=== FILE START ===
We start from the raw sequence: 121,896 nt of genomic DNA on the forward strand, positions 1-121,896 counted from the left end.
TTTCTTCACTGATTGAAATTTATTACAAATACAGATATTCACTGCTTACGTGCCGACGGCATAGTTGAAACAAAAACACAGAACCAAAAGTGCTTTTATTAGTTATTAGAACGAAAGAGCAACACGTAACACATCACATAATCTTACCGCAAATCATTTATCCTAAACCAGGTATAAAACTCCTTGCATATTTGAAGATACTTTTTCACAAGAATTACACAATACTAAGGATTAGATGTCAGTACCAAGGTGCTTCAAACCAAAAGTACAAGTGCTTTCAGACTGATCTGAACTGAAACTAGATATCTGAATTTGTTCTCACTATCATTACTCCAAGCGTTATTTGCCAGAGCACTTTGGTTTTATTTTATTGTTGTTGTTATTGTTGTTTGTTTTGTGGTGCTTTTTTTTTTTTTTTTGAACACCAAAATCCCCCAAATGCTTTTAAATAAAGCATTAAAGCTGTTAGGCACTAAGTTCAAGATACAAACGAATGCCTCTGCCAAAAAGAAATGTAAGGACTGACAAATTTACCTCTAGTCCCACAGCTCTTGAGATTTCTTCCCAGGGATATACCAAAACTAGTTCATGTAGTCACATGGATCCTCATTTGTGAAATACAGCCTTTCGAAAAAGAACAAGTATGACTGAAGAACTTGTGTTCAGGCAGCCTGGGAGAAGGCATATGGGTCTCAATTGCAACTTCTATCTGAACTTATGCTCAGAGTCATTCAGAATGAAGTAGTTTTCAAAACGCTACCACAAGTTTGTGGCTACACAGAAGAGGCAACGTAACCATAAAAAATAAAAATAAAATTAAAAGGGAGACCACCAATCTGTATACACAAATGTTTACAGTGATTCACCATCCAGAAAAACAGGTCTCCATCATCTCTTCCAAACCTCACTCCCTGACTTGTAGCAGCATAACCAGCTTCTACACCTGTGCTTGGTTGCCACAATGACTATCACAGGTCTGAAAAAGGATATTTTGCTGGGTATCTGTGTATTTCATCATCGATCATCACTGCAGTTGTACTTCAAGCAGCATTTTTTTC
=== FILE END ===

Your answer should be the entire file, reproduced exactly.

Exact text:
We start from the raw sequence: 121,896 nt of genomic DNA on the forward strand, positions 1-121,896 counted from the left end.
TTTCTTCACTGATTGAAATTTATTACAAATACAGATATTCACTGCTTACGTGCCGACGGCATAGTTGAAACAAAAACACAGAACCAAAAGTGCTTTTATTAGTTATTAGAACGAAAGAGCAACACGTAACACATCACATAATCTTACCGCAAATCATTTATCCTAAACCAGGTATAAAACTCCTTGCATATTTGAAGATACTTTTTCACAAGAATTACACAATACTAAGGATTAGATGTCAGTACCAAGGTGCTTCAAACCAAAAGTACAAGTGCTTTCAGACTGATCTGAACTGAAACTAGATATCTGAATTTGTTCTCACTATCATTACTCCAAGCGTTATTTGCCAGAGCACTTTGGTTTTATTTTATTGTTGTTGTTATTGTTGTTTGTTTTGTGGTGCTTTTTTTTTTTTTTTTGAACACCAAAATCCCCCAAATGCTTTTAAATAAAGCATTAAAGCTGTTAGGCACTAAGTTCAAGATACAAACGAATGCCTCTGCCAAAAAGAAATGTAAGGACTGACAAATTTACCTCTAGTCCCACAGCTCTTGAGATTTCTTCCCAGGGATATACCAAAACTAGTTCATGTAGTCACATGGATCCTCATTTGTGAAATACAGCCTTTCGAAAAAGAACAAGTATGACTGAAGAACTTGTGTTCAGGCAGCCTGGGAGAAGGCATATGGGTCTCAATTGCAACTTCTATCTGAACTTATGCTCAGAGTCATTCAGAATGAAGTAGTTTTCAAAACGCTACCACAAGTTTGTGGCTACACAGAAGAGGCAACGTAACCATAAAAAATAAAAATAAAATTAAAAGGGAGACCACCAATCTGTATACACAAATGTTTACAGTGATTCACCATCCAGAAAAACAGGTCTCCATCATCTCTTCCAAACCTCACTCCCTGACTTGTAGCAGCATAACCAGCTTCTACACCTGTGCTTGGTTGCCACAATGACTATCACAGGTCTGAAAAAGGATATTTTGCTGGGTATCTGTGTATTTCATCATCGATCATCACTGCAGTTGTACTTCAAGCAGCATTTTTTTC